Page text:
So that’s what I did. And it worked better than anybody else’s advice.
In general I think those of us who have managed to get our shit together have stopped doing diets according to the book and have started feeling our own body’s responses.
In this talk Richard said, “No matter how convincing, no matter what the conclusion is [of scientific studies], there’s no way that you can tell whether you are an outlier on one end, the other, fall in the middle, or whether it’s completely irrelevant to you whatsoever. You still have to test it on yourself.”
You will be a really lucky person to hear about a diet, try it, and have complete success. In reality experimentation is mandatory.
How to Start Your Self-Experimentation Project
Paleo/Primal dieters usually say to cut your diet down to meat and veggies and slowly start adding things in, bsaying might be helpful to cut your diet down to just animal foods and maybe some carbohydrates from starch. Plants contain chemicals to which damaged bodies are often sensitive.
There are a couple of ways you can approach a Paleo elimination diet. If you haven’t already, try the standard Paleo type of diet which consists of meats, fats, veggies, including starchy veggies,, and a little fruit.
- Don’t eat grains or legumes
- Don’t eat dairy
- Don’t eat processed oils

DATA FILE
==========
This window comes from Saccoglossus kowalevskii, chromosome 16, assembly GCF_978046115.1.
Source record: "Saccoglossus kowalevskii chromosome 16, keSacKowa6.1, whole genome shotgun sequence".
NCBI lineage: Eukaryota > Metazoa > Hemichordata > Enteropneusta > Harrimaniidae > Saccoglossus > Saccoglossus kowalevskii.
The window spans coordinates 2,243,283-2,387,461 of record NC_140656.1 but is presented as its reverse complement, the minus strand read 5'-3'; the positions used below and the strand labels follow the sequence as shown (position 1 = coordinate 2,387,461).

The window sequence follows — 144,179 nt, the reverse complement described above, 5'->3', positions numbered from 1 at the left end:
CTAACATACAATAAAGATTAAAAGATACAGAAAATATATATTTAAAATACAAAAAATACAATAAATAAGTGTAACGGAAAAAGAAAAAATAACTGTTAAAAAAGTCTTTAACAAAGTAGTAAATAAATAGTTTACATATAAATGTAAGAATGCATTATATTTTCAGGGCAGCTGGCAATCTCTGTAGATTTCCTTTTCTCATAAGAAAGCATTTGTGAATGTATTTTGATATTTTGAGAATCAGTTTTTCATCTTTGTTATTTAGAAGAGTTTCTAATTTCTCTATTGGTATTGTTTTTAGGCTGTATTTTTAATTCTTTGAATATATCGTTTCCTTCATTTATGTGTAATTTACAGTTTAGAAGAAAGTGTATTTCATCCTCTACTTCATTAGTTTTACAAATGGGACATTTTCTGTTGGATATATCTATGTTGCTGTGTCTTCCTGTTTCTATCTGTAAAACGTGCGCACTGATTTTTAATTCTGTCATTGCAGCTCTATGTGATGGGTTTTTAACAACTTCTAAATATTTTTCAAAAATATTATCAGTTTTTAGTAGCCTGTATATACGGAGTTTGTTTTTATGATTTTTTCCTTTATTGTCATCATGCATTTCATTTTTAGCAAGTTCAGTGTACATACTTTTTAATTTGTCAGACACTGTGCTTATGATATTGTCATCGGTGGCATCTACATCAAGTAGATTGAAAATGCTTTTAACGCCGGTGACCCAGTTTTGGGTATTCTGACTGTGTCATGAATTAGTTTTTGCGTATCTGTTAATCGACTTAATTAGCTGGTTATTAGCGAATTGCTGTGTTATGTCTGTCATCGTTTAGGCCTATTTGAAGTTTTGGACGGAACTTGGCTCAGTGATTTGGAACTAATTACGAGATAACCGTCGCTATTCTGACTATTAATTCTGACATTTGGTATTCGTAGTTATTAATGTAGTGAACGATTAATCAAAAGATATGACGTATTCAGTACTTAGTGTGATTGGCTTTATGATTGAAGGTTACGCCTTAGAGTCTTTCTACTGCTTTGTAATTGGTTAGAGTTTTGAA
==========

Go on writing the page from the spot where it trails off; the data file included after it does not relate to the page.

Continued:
- Don’t eat packaged foods, including juices
If that’s not enough – and it wasn’t for me – go a little further with elimination.
Things like drugs, alcohol, high fiber, and antibiotics, can leave a person’s gut in disrepair. Eating a diet of veggies, fruits, and meats won’t always fix it.
The heavy weights of the Paleo community won’t tell you that. While I think their books and suggestions are great, they aren’t writing for hyper-sensitive people. They are writing for people who need some nutritional support, who want to lose weight, who need to lower blood pressure and triglycerides, and who need to learn about real food and real exercise. For those of us who’ve tried it and still aren’t quite happy with the results, getting a little more restrictive might help.
- Cut out veggies and try fresh green juices instead
- Don’t eat fruit
- Stop eating nuts
- Quit drinking alcohol
- Stop taking the pill and other drugs
You will want to decide if you should experiment with low-carb (make sure to eat significant protein if you do).
If not and your digestion is anything like mine, you may want to avoid fruit and honey and try sugar instead.
You may want to try intermittent fasting – your exact fasting schedule would be led by your emotional and physical acceptance.
You might want to try weight lifting. You might want to try yoga or long walks in the park.
You might want to try taking herbs or a mineral supplement or, if you’re already doing that and they don’t seem to be working, you might want to try eating special foods like organs, oysters, and bone broths instead (really you should be doing that anyway).
Whatever you try, just remember that you’re trying this out on your own body, and not on the 1,628 bodies in the study you read about last week, and not on my body or the body of any other blogger that you like reading.
Your body is unique and so must be your approach to healing.
Once you’ve got the diet down to a place where you are feeling better, try adding things in ONE BY ONE. Don’t ruin your experiment by adding in a whole bunch of things all at once!
So, tell me then, what are you going to tweak in your diet this week?